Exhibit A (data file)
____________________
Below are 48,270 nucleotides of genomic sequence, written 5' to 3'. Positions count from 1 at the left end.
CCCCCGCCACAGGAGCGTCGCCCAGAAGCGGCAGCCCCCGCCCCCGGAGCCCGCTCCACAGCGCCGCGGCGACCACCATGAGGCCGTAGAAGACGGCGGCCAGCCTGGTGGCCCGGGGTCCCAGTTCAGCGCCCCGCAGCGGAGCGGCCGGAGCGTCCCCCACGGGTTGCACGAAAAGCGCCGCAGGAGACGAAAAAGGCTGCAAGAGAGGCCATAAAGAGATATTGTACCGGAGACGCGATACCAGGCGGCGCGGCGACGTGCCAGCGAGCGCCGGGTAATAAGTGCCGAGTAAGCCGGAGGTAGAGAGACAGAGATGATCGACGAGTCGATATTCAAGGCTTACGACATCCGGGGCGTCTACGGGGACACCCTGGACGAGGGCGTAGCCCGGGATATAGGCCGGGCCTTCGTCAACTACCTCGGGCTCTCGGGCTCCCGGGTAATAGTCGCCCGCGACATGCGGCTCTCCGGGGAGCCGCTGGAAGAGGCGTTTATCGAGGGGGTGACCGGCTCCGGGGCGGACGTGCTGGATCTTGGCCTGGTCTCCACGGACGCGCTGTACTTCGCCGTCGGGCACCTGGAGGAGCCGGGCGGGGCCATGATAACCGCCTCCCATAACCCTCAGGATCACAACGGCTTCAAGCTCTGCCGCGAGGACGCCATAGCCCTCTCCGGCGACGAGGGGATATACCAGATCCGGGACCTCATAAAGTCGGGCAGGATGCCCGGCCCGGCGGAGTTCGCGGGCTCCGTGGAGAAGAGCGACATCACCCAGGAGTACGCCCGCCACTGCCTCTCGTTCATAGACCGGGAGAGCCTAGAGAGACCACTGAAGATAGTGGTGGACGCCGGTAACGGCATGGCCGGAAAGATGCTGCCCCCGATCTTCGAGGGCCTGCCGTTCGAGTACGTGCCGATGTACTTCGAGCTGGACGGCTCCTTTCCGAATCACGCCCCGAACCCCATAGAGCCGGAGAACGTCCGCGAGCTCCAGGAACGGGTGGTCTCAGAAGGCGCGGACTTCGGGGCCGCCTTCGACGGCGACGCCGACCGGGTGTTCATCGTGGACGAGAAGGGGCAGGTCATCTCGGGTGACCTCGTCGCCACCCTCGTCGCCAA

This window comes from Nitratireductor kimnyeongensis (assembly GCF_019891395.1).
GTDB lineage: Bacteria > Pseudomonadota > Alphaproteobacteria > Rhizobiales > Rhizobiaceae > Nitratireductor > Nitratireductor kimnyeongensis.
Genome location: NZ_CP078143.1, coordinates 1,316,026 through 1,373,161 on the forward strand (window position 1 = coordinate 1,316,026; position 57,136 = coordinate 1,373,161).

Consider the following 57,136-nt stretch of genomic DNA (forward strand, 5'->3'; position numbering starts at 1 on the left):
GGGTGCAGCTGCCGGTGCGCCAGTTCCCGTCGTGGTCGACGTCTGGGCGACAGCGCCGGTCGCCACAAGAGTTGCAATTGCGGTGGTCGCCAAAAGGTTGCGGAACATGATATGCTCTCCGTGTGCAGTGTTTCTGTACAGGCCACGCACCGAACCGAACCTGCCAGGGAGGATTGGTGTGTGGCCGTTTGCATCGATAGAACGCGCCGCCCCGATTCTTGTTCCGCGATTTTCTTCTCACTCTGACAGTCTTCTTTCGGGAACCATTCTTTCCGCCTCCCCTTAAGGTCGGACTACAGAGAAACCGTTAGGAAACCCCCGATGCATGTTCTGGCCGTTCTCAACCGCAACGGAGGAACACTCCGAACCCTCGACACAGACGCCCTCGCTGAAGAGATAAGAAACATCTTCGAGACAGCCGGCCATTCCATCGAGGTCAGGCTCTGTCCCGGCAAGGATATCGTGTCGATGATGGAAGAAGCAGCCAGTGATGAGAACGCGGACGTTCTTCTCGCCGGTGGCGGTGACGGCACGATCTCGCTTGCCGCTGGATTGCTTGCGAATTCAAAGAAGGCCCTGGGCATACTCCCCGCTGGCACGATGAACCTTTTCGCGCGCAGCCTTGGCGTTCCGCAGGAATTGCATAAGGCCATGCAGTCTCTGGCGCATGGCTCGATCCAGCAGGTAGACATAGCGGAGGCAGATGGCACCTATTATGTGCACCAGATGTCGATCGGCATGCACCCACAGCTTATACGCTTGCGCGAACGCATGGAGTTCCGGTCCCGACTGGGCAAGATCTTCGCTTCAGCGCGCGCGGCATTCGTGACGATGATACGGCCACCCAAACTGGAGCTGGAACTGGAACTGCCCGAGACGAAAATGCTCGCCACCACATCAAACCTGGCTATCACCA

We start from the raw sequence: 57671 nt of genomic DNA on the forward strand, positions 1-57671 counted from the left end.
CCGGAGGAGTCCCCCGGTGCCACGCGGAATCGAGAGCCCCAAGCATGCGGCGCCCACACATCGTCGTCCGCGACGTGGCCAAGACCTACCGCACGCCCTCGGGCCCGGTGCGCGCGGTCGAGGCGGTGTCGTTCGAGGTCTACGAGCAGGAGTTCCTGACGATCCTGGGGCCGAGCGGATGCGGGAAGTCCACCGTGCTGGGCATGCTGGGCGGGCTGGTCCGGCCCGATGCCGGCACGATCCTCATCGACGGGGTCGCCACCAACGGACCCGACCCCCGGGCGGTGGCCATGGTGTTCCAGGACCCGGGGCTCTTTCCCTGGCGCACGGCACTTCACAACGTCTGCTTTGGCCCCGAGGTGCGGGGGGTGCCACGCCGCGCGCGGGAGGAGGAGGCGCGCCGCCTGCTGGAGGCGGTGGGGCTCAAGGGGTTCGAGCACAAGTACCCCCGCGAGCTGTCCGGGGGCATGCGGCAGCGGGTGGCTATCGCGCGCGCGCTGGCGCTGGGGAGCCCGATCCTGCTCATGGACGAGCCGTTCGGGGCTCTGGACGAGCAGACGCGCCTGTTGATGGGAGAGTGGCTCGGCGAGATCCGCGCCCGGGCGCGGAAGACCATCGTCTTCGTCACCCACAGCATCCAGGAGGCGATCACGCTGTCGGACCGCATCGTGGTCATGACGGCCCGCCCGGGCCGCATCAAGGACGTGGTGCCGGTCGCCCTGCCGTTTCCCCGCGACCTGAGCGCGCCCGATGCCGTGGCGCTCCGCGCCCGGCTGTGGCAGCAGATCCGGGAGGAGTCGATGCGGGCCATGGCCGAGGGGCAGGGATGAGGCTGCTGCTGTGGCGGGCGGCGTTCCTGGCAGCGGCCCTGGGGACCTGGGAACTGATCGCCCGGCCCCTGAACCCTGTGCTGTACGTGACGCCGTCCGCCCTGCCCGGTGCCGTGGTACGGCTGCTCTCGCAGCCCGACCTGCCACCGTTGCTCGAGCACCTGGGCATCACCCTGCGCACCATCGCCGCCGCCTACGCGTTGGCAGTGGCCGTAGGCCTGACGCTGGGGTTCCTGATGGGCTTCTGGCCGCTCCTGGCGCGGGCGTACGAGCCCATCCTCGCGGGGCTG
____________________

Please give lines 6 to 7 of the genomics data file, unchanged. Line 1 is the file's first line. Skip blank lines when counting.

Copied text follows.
Consider the following 57,136-nt stretch of genomic DNA (forward strand, 5'->3'; position numbering starts at 1 on the left):
GGGTGCAGCTGCCGGTGCGCCAGTTCCCGTCGTGGTCGACGTCTGGGCGACAGCGCCGGTCGCCACAAGAGTTGCAATTGCGGTGGTCGCCAAAAGGTTGCGGAACATGATATGCTCTCCGTGTGCAGTGTTTCTGTACAGGCCACGCACCGAACCGAACCTGCCAGGGAGGATTGGTGTGTGGCCGTTTGCATCGATAGAACGCGCCGCCCCGATTCTTGTTCCGCGATTTTCTTCTCACTCTGACAGTCTTCTTTCGGGAACCATTCTTTCCGCCTCCCCTTAAGGTCGGACTACAGAGAAACCGTTAGGAAACCCCCGATGCATGTTCTGGCCGTTCTCAACCGCAACGGAGGAACACTCCGAACCCTCGACACAGACGCCCTCGCTGAAGAGATAAGAAACATCTTCGAGACAGCCGGCCATTCCATCGAGGTCAGGCTCTGTCCCGGCAAGGATATCGTGTCGATGATGGAAGAAGCAGCCAGTGATGAGAACGCGGACGTTCTTCTCGCCGGTGGCGGTGACGGCACGATCTCGCTTGCCGCTGGATTGCTTGCGAATTCAAAGAAGGCCCTGGGCATACTCCCCGCTGGCACGATGAACCTTTTCGCGCGCAGCCTTGGCGTTCCGCAGGAATTGCATAAGGCCATGCAGTCTCTGGCGCATGGCTCGATCCAGCAGGTAGACATAGCGGAGGCAGATGGCACCTATTATGTGCACCAGATGTCGATCGGCATGCACCCACAGCTTATACGCTTGCGCGAACGCATGGAGTTCCGGTCCCGACTGGGCAAGATCTTCGCTTCAGCGCGCGCGGCATTCGTGACGATGATACGGCCACCCAAACTGGAGCTGGAACTGGAACTGCCCGAGACGAAAATGCTCGCCACCACATCAAACCTGGCTATCACCA